No Easter Without Holy Week
The Rev. Sara Cosca-Warfield
Last Tuesday at both the in-person and Zoom Bible Studies, we read this Passion Gospel in full together. We each had a different translation of the Bible in front of us, and we went around the group, each of us reading a section at a time. As the story progressed, the shift in energy was palpable. From the Last Supper to Gethsemane to the trial to the crucifixion, it became heavier and heavier.
When we finished, a hush descended on us. A quiet that seemed to acknowledge that there are no words to hold what happened to Jesus. Betrayals, false accusations, unimaginable pain.
Of course there are words. We just heard many of them. But this Passion Gospel is a report. It’s almost journalistic. Just the facts. They went to this place. Jesus said this. The chief priests plotted. Judas betrayed. The Romans beat and crucified Jesus. There are few adverbs or adjectives. The word brutal doesn’t appear once. This could have been the article in the Jerusalem newspaper. Simply an account of what happened.
And yet, that account of so many words moves us to silence.
Of course we did end up talking about this Passion Gospel and the other readings. But it was different than usual. There were long pauses between shares, and our voices were low.
It reminds me of Little Gidding, a T.S. Eliot poem I’ve mentioned before.
If you came this way,
Taking any route, starting from anywhere,
At any time or at any season,
It would always be the same: you would have to put off
Sense and notion. You are not here to verify,
Instruct yourself, or inform curiosity
Or carry report. You are here to kneel.
The liturgies of Holy Week—Palm Sunday, Maundy Thursday, Good Friday, and the Great Vigil—are new additions to our 1979 Book of Common Prayer. They weren’t in the 1928 version. In fact, no officially sanctioned Prayer Book of The Episcopal Church included these services until our current one.
This is because over the past few centuries Holy Week had become a stale and forgotten tradition in both the Roman Catholic and our Anglican traditions. This is because Christianity had become an institution that had gotten used to being dominant, used to holding cultural power. It became the backdrop in people’s lives, something you didn’t choose, something that everyone was just expected to do. Even Sunday worship had become a rote tradition for many, a social obligation where people went to be seen doing what they were supposed to rather than to be spiritually nurtured.
Now you know this is a huge generalization. There were deeply faithful people throughout these centuries whose worship was profound and sincere.
But there’s a reason Holy Week services slowly disappeared from the formal liturgies of our Church. No one was going to them anymore. As Christianity became more and more taken for granted in our culture, its seasons and feast days lost their meaning, their power.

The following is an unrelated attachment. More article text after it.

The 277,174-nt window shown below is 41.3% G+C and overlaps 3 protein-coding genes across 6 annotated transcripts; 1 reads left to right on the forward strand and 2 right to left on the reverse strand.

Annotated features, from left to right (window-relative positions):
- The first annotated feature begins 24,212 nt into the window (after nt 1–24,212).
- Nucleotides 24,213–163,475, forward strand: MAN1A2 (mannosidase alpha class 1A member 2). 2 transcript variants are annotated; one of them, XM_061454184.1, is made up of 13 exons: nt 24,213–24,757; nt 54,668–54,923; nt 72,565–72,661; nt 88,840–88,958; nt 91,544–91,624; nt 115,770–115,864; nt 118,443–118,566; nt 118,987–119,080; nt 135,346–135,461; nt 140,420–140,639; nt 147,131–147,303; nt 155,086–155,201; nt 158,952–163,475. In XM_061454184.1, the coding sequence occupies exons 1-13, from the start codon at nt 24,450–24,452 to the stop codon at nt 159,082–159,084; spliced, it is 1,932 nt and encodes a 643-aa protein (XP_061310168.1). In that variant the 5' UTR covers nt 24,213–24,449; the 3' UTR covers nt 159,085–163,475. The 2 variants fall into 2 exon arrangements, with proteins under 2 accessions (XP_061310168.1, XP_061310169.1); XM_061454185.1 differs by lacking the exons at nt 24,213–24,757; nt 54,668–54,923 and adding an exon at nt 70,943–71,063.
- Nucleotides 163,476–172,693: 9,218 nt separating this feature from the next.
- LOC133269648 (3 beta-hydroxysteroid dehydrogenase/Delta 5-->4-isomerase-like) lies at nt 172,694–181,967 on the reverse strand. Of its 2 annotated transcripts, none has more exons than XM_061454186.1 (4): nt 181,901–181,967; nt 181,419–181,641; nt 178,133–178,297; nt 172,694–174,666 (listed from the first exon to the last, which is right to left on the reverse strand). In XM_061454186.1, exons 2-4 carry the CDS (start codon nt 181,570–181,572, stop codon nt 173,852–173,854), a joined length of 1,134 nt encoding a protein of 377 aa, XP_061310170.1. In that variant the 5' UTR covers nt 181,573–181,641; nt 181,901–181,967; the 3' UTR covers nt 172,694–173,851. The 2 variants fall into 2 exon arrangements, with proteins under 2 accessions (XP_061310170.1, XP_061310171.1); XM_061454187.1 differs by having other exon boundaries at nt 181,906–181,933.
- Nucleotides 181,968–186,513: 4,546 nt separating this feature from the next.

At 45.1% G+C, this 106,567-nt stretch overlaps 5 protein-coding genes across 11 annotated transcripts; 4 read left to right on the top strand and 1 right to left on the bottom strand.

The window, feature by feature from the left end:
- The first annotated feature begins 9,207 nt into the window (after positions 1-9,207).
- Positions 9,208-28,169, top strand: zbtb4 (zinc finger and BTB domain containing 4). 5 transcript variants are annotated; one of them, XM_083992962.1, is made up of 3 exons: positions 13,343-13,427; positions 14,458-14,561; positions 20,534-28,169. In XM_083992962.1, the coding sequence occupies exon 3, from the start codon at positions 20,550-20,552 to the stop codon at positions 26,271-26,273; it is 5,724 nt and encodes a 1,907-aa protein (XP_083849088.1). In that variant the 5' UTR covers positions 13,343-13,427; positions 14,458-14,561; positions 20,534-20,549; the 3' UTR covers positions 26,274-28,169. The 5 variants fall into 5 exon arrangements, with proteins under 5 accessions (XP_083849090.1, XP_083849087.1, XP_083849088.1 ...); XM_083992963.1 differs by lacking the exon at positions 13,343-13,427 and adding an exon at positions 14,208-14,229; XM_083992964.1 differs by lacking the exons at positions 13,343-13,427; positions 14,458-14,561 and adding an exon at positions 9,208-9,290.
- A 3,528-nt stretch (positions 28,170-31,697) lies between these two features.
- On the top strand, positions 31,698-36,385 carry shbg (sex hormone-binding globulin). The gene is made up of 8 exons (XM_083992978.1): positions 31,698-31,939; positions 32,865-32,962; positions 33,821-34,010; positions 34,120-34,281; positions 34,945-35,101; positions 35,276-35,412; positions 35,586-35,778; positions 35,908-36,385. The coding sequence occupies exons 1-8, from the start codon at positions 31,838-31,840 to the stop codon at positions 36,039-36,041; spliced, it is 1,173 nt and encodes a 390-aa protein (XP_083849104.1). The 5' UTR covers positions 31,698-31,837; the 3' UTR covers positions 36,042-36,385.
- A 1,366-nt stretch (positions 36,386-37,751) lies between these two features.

And even in our current Prayer Book, there’s still the tacit understanding that not many people will go to the Maundy Thursday or Good Friday services. That’s why this Palm Sunday is jam-packed. We sprint through Jesus’ story today, marking Palm Sunday when Jesus enters Jerusalem at the beginning and then making a kind of jarring transition into the anguish of the Passion. This Sunday assumes that we need to get it all in today before Easter arrives.
I want us to change that. Not because I think you should feel obligated to attend Holy Week services. Faith is sometimes about discipline, but I don’t think it should ever be about rote obligation. I would like us to drop into this Holy Week because we need to pause, we need to quiet ourselves, we need time to really understand what Jesus went through. To even come close to fathoming just how human Jesus became.
For Lent, I invited us into attention and intention, and those things require slowing down. When we don’t slow down, we miss the power of the moment. Of any moment, but particularly this moment in our faith.
As T.S. Eliot says, I think sometimes we verify, instruct, inform curiosity or carry report simply because it’s so much quicker than stopping to kneel, to wonder, to sit in the mystery, in the emotion, in the depth of this moment.
So this coming week, I invite you to slow down. Because that’s what Holy Week does: it slows us down. On Maundy Thursday, we remember Jesus’ Last Supper with his friends, when he invited his friends into vulnerability and care by washing their feet, when we have one final meal together before Easter and wash one another’s feet.
Our Gethsemane Watch overnight brings us into the garden with Jesus when he does the most human of things: he prays that God take away the suffering he knows is coming. And then comes to peace with the fact that there is no avoiding suffering. And we, his disciples, are invited to stay awake with him.
On Good Friday, we sit in the desolation of Jesus’ death. If we ever have any question if God knows what we go through, if God knows the devastation of injustice and oppression, if God knows what it’s like to experience physical pain, then we only need to let ourselves drop into Good Friday.
And today is the first day of Holy Week. Today is both Palm and Passion Sunday. The word passion derives from the Latin passio: to suffer. Compassion means to suffer with. This Holy Week, we are invited into the depth of Jesus’ compassion, how he came into this world and suffered with us. And we take this week to cultivate that compassion in ourselves. To suffer with Jesus.
Because there’s no meaningful resurrection, no meaningful Easter, without Holy Week. Just as there’s no meaningful joy in our lives without acknowledging and sitting with our own inevitable grief, our own inevitable suffering.
And there is resurrection. There is joy. Just not yet.